"The market alone will not sort out the land issue in South Africa," he said at Free State Agriculture's annual conference in Bloemfontein.
He said this was because the situation was created in part by a political system and not the market itself.
"We must make stronger proposals from the side of the farmers on what our plans are to see that the whole country is successful. The land issue needs to end sometime."
Moller said agriculture was not sustainable if only commercial farming was successful and the emerging sector suffered.
"It is time for a more symbiotic relationship between commercial and emerging agriculture sectors."
It was accepted across the globe that urbanisation could only be stopped if small-scale farmers were supported. It was estimated that 60% of global agricultural production came from small-scale farmers.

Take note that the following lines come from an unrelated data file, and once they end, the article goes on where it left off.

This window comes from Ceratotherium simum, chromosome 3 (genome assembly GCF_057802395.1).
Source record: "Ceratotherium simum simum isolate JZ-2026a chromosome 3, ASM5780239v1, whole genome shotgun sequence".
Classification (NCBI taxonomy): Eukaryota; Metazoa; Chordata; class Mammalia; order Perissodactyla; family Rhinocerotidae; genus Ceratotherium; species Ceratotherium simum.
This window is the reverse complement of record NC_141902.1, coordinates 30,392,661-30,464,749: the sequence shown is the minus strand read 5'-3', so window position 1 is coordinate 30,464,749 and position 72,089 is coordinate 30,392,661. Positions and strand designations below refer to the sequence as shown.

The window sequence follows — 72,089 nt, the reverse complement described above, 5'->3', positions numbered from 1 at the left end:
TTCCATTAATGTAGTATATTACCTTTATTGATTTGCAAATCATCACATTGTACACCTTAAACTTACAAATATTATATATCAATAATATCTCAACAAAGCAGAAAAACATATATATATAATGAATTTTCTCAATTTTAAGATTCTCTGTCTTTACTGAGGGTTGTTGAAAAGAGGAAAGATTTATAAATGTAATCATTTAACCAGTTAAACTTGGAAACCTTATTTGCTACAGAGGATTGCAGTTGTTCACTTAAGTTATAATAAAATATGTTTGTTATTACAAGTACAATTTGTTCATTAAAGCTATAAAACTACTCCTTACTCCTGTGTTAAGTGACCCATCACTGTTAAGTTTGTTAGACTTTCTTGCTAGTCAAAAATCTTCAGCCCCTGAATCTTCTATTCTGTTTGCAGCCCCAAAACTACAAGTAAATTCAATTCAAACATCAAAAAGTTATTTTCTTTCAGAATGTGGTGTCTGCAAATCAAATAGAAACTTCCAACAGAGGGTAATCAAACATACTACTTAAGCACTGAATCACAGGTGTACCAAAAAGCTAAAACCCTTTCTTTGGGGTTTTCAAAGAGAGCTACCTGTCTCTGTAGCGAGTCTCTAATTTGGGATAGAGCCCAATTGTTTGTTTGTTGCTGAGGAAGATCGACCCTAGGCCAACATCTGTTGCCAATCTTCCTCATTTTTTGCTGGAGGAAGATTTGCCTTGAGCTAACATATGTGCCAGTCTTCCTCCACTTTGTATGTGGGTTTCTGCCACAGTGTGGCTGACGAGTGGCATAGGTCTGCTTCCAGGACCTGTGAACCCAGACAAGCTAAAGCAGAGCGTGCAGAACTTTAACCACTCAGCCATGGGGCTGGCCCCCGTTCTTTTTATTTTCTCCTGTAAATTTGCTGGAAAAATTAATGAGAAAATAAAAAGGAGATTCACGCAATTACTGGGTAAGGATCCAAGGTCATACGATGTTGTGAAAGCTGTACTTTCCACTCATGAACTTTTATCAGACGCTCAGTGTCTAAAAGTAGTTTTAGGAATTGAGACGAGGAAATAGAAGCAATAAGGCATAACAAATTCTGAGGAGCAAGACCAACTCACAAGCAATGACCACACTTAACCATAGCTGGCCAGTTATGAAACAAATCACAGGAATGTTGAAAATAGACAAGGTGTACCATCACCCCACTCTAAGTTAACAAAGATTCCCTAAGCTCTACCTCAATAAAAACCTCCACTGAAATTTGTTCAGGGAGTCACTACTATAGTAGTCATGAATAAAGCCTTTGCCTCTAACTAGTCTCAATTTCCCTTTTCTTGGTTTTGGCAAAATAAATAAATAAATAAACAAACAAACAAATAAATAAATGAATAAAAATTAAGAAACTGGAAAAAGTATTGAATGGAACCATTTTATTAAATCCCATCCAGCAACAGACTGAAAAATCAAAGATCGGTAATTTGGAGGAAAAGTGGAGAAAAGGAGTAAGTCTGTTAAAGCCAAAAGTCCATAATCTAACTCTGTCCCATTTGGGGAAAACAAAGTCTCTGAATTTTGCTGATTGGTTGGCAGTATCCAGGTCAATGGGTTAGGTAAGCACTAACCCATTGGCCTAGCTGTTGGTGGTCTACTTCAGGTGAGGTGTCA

"We have an obligation."
Moller said Agri SA was addressing land reform with government entities in a bid to move faster. It was also working hard to finish a land audit, through provincial structures.
"The challenge with the land audit is that it should not be done just by organised agriculture."
The agriculture department should be involved. The land affairs department did not have enough staff, while the agriculture department had staff in every town.
"We must do it together, and do it as fast as possible."